This is caused by a strong Atlantic weather front, which is gradually bringing warmer sea air, according to the German Weather Service (DWD).

Temperatures well above freezing will also bring rain to Berlin and Brandenburg, which are still covered in snow.

A Berlin bench near the Brandenburg Gate was covered with fresh snow on early Tuesday morning. Photo: DPA

As DWD announced Tuesday morning, there will be intermittent drizzle or rain in the region throughout the day. 

According to the meteorologists, temperatures will climb up to 8C on Tuesday.

There are also warnings of slippery conditions for some regions in the southern half of the country, such as the south of Bavaria.

Here, freezing rain or drizzle is to be expected in some areas, according to DWD. Black ice could occur. 

In the course of the day, however, it will be significantly milder, with 3C in the eastern low mountain ranges and 11C in the western foothills of the Alps.

 

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WEATHER

‘Heat February’ likely to follow Germany’s warmest January on record so far

After seeing the hottest January so far since records began, meteorologists in Germany are now predicting a warmer-than-usual February, which could bring about problems for winter sports resorts.

‘Heat February’ likely to follow Germany’s warmest January on record so far

Germany is getting hotter. Every decade since the sixties has been warmer than the previous one and the pace is continuing to increase, the German Weather Service (DWD) said in its final climate assessment for the past year released on Monday.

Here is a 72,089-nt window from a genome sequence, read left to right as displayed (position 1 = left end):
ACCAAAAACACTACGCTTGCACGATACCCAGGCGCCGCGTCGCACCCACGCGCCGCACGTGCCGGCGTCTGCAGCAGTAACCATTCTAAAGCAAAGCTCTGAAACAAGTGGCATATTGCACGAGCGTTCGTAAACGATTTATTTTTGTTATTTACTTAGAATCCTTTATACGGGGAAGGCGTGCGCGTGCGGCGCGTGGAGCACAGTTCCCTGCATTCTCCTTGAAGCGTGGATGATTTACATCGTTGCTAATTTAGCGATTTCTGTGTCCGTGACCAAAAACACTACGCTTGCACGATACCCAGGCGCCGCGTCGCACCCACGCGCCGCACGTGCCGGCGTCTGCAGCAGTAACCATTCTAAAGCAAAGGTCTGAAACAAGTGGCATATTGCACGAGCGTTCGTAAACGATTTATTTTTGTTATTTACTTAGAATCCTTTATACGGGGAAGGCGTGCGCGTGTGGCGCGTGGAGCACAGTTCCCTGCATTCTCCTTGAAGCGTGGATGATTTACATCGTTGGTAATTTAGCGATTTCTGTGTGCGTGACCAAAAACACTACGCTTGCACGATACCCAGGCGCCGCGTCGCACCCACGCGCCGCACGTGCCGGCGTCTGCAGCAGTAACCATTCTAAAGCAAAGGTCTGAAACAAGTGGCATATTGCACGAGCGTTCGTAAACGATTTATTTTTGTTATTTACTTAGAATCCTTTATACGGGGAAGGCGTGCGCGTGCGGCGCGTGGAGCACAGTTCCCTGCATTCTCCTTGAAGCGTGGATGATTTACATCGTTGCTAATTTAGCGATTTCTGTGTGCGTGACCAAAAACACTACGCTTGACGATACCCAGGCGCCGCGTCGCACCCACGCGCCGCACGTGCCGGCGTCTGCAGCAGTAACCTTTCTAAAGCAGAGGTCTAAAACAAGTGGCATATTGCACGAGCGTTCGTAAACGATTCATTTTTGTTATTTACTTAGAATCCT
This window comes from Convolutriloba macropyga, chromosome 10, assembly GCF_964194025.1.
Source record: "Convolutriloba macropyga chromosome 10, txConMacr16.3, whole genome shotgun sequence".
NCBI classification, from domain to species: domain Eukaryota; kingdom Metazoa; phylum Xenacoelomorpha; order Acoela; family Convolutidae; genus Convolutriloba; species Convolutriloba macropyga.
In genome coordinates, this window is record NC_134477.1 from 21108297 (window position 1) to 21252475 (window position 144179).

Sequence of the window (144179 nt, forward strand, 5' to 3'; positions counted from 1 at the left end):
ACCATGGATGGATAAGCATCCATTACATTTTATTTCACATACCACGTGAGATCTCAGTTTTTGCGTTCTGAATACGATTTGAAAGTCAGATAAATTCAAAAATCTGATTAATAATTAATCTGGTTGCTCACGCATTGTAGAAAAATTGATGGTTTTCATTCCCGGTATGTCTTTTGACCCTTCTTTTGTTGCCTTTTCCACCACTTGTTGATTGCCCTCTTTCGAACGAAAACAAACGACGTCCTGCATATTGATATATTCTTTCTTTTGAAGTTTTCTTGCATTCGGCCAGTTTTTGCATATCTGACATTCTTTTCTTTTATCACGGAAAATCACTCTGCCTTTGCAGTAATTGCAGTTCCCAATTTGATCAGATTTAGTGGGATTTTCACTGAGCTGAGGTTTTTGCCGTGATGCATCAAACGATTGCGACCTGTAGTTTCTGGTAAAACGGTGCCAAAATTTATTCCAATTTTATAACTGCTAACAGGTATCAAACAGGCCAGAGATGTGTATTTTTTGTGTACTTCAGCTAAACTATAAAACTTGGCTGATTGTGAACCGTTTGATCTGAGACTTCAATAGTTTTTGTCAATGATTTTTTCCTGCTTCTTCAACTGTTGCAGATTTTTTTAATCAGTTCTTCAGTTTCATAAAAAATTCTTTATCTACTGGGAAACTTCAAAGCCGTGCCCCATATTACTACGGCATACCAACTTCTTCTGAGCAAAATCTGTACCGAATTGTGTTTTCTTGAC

“We are now experiencing hot spells and intensities that we would actually not have expected from climate models for a few decades,” said Andreas Becker, head of the DWD’s climate monitoring department.

READ ALSO: More floods, droughts and heatwaves: How climate change will impact Germany

“Since the year 1881, we now have an increase in the annual mean temperature in Germany of 1.7 C,” Becker said. He added that this increase can only be explained by man-made climate change.

The first half of January – usually considered to be the height of winter – was warmer than ever before this year, at 8.2 C above average. 

But while temperatures are expected to sink and bring some frost and snowfall later this week, meteorologist Dominik Jung from wetter.net, has said that there is no real prospect of a severe cold spell or a deep onset of winter. Meteorologist Alban Burster from wetter.com, meanwhile, said that he expects January to remain mainly foggy and wet.

Looking ahead to February, it seems likely that there will be no change in the warming trend. Meteorologist Jung said that he expects the second month of 2023 to be “almost a kind of ‘heat’ February” – at an average of two to three degrees warmer than the climate average.

Good news for some

For the winter sports season, the warm temperatures are  “a disaster”, Jung said.

READ ALSO: How heatwaves in Germany have led to thousands of deaths

The meagre snowfall is bad news for sports enthusiasts and ski lift operators, many of which have had to resort to using artificial snow – at a significant cost. 

However, for those hoping to save on their home heating bills, the warm winter months, for now, are good news.